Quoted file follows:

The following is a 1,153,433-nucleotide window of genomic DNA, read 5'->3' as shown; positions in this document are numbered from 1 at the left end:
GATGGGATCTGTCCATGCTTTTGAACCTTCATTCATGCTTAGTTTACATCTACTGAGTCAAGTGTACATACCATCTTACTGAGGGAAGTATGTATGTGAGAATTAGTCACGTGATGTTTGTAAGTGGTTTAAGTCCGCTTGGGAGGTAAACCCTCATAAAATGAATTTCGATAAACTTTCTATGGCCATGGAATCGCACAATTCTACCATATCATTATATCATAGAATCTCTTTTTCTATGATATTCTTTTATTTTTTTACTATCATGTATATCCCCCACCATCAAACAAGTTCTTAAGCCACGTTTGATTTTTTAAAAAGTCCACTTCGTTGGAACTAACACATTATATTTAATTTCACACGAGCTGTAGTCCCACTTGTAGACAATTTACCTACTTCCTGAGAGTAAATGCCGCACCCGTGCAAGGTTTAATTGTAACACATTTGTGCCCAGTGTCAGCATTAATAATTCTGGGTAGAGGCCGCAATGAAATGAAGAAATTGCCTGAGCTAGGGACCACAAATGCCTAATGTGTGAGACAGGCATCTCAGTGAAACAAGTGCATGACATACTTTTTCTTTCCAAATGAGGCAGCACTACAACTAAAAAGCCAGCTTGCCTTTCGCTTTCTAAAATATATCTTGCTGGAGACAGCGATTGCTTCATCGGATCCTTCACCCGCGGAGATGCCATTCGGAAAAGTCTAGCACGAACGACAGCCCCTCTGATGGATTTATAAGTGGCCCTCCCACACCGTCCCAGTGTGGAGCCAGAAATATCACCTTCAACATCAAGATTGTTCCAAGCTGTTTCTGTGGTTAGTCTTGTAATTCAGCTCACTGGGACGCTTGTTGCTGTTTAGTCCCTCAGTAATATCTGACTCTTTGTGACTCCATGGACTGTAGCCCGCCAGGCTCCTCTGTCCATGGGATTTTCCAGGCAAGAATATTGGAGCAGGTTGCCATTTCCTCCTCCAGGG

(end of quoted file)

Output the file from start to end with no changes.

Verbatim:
The following is a 1,153,433-nucleotide window of genomic DNA, read 5'->3' as shown; positions in this document are numbered from 1 at the left end:
GATGGGATCTGTCCATGCTTTTGAACCTTCATTCATGCTTAGTTTACATCTACTGAGTCAAGTGTACATACCATCTTACTGAGGGAAGTATGTATGTGAGAATTAGTCACGTGATGTTTGTAAGTGGTTTAAGTCCGCTTGGGAGGTAAACCCTCATAAAATGAATTTCGATAAACTTTCTATGGCCATGGAATCGCACAATTCTACCATATCATTATATCATAGAATCTCTTTTTCTATGATATTCTTTTATTTTTTTACTATCATGTATATCCCCCACCATCAAACAAGTTCTTAAGCCACGTTTGATTTTTTAAAAAGTCCACTTCGTTGGAACTAACACATTATATTTAATTTCACACGAGCTGTAGTCCCACTTGTAGACAATTTACCTACTTCCTGAGAGTAAATGCCGCACCCGTGCAAGGTTTAATTGTAACACATTTGTGCCCAGTGTCAGCATTAATAATTCTGGGTAGAGGCCGCAATGAAATGAAGAAATTGCCTGAGCTAGGGACCACAAATGCCTAATGTGTGAGACAGGCATCTCAGTGAAACAAGTGCATGACATACTTTTTCTTTCCAAATGAGGCAGCACTACAACTAAAAAGCCAGCTTGCCTTTCGCTTTCTAAAATATATCTTGCTGGAGACAGCGATTGCTTCATCGGATCCTTCACCCGCGGAGATGCCATTCGGAAAAGTCTAGCACGAACGACAGCCCCTCTGATGGATTTATAAGTGGCCCTCCCACACCGTCCCAGTGTGGAGCCAGAAATATCACCTTCAACATCAAGATTGTTCCAAGCTGTTTCTGTGGTTAGTCTTGTAATTCAGCTCACTGGGACGCTTGTTGCTGTTTAGTCCCTCAGTAATATCTGACTCTTTGTGACTCCATGGACTGTAGCCCGCCAGGCTCCTCTGTCCATGGGATTTTCCAGGCAAGAATATTGGAGCAGGTTGCCATTTCCTCCTCCAGGG